Dogs (And Pit Bulls) On Buses: Is It Illegal In California?

Dogs on a bus or other public transport… Is it even legal in Anaheim and elsewhere in California? A few days ago, our Anaheim dog attack attorney from the Compass Law Group, LLP has received a phone call from a 45-year-old woman who was one of the passengers riding a bus in Anaheim when a man brought his pit bull onto the bus.
“The driver of that bus asked the owner of the pit bull, who had sunglasses on, a few questions but did absolutely nothing to remove the dog from the bus,” the woman told our best dog bite lawyers in California. “Everyone on the bus was terrified because of that dog’s size and its horrifying look. Do California laws prohibit dog owners from bringing their dogs onto buses?”
Fact: Did you know that the vast majority of all dog attacks in the United States are committed by pit bulls?
According to the woman’s story, the man with the pit bull walked to the back of the bus and sat down, while his dog was leashed and on the floor next to the owner. So did the man violate any California laws by bringing his dog onto the bus?
Not necessarily. Even though California has one of the strictest laws and regulations for dogs and other pets, California laws cannot prohibit dog owners from bringing their dogs onto buses as long as their dogs are service animals. The rights of dog owners who rely on service animals are protected by Americans with Disabilities Act (ADA) regulations.
In the above-mentioned situation, the bus driver could only ask the man with the pit bull if his dog was a pet or service animal. As mentioned by the woman, the man had sunglasses on, which means the probability of him being disabled or visually impaired seems very likely.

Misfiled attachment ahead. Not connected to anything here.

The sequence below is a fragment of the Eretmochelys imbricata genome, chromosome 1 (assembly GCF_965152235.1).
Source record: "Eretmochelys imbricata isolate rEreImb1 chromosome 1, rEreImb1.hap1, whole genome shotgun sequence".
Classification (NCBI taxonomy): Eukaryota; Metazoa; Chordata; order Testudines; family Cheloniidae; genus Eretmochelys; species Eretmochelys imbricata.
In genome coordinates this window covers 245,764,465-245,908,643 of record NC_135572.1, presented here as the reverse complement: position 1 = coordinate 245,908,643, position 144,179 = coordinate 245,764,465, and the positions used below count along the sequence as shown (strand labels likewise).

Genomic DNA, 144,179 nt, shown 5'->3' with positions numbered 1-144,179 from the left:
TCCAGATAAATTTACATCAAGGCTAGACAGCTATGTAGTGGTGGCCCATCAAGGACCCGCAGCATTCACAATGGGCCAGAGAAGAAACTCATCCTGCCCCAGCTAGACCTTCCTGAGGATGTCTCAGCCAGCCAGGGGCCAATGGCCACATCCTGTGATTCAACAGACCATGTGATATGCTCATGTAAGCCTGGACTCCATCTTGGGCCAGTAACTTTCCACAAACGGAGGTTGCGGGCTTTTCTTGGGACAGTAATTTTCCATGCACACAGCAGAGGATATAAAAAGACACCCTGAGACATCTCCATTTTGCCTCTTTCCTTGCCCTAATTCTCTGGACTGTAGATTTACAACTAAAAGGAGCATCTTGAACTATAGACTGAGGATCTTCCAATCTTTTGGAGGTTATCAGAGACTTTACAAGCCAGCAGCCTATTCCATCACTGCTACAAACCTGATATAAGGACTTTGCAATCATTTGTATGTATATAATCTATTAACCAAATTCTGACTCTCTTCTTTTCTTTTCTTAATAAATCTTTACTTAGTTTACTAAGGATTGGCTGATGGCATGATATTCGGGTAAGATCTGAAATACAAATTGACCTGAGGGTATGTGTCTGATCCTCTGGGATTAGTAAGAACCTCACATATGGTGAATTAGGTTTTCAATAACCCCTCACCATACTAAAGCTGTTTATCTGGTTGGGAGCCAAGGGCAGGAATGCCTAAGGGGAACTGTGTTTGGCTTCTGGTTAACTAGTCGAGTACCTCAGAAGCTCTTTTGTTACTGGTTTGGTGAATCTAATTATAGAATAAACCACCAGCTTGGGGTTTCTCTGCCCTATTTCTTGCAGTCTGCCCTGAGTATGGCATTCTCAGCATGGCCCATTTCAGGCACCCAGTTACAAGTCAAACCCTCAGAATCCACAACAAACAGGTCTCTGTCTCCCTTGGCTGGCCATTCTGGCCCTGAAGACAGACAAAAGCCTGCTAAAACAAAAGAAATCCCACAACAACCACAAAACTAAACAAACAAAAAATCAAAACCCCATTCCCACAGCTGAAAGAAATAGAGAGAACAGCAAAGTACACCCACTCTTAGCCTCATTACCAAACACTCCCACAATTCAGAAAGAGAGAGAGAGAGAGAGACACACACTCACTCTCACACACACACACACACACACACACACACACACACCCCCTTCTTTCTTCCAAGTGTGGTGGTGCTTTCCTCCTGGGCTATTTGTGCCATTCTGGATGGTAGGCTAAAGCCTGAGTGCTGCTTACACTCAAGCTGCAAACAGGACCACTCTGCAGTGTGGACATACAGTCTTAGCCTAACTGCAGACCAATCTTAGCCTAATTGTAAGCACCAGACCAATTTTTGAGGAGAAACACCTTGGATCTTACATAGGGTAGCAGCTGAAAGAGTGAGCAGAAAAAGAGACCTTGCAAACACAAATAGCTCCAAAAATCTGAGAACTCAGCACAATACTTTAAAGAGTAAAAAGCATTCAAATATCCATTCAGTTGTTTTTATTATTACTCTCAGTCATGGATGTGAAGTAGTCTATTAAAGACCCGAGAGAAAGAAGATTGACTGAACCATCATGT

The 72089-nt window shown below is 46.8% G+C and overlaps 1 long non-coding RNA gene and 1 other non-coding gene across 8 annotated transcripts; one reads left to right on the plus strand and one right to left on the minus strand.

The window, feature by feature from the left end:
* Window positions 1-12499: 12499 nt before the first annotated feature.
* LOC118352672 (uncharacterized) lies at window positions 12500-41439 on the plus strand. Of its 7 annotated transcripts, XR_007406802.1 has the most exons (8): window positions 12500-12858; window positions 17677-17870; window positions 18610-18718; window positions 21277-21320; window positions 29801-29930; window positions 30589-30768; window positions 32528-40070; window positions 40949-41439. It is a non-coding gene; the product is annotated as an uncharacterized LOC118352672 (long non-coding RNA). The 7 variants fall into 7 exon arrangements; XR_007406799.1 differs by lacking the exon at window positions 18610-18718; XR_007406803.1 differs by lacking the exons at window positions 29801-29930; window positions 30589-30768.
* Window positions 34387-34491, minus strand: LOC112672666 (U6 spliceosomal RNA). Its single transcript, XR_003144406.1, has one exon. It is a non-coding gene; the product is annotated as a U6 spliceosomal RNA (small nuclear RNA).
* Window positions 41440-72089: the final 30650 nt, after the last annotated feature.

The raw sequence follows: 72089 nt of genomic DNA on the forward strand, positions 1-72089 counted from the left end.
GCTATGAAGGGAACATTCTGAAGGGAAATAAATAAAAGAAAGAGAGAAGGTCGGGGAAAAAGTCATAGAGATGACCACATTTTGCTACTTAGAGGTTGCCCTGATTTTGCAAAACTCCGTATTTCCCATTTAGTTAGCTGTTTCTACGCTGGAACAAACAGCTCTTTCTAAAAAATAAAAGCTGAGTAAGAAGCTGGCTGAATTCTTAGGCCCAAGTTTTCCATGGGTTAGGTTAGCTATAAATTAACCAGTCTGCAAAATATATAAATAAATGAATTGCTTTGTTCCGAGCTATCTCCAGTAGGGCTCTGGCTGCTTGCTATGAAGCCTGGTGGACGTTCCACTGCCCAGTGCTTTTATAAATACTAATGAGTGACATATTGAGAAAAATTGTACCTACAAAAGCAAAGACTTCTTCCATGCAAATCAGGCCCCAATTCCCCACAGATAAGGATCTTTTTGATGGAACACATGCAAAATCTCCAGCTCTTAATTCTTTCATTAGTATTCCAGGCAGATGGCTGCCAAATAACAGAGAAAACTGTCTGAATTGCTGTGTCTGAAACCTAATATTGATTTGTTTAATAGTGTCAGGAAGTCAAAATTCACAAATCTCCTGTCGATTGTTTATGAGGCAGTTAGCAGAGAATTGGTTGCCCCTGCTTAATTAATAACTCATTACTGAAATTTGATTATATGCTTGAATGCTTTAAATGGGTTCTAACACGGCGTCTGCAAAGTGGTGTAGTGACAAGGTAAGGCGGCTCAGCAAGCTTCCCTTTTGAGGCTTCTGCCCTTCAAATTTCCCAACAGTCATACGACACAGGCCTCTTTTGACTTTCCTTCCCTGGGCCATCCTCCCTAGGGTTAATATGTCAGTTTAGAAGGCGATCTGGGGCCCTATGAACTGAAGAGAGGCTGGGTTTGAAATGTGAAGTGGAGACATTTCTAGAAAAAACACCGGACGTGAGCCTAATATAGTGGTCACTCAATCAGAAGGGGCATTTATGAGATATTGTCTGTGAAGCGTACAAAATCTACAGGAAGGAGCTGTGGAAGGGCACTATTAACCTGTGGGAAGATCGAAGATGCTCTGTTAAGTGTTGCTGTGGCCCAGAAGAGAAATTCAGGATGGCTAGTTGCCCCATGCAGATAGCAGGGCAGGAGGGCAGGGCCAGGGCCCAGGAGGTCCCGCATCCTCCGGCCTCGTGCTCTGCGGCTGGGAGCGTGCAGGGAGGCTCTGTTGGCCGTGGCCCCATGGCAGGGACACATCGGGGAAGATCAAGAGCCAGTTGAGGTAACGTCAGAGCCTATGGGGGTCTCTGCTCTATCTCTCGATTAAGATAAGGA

Besides, the man answered that it was his service animal, so the bus driver had no reason to not believe the man. In this situation, most bus drivers in Anaheim and elsewhere in California are reluctant to question their patrons’ with dogs or request proof that they are being accompanied by a service dog out of fear of an ADA lawsuit. Not to mention that people with service animals are not required to carry proof.
“Other than that,” our experienced dog attack attorney in Anaheim says, “The owner of the pit bull did not violate California law because the dog was (a) leashed and (b) was on the floor next to the owner as opposed to being on a seat.”
Fact: Did you know that lapdogs can ride for free on most city and transit buses in California, while larger dogs cost the standard fare?
While the woman said that nothing happened on that bus with the pit bull, it is understandable that most people on the bus were nervous about being around the pit bull. “Even a seemingly friendly pit bull or other dog breeds can cause injuries if it attacks you, which is why you have every reason to be worried for your safety and the safety of your family,” says our dog attack attorney.
If you have been attacked by a pit bull or other dog, you may be entitled to compensation by suing the owner of that dog.

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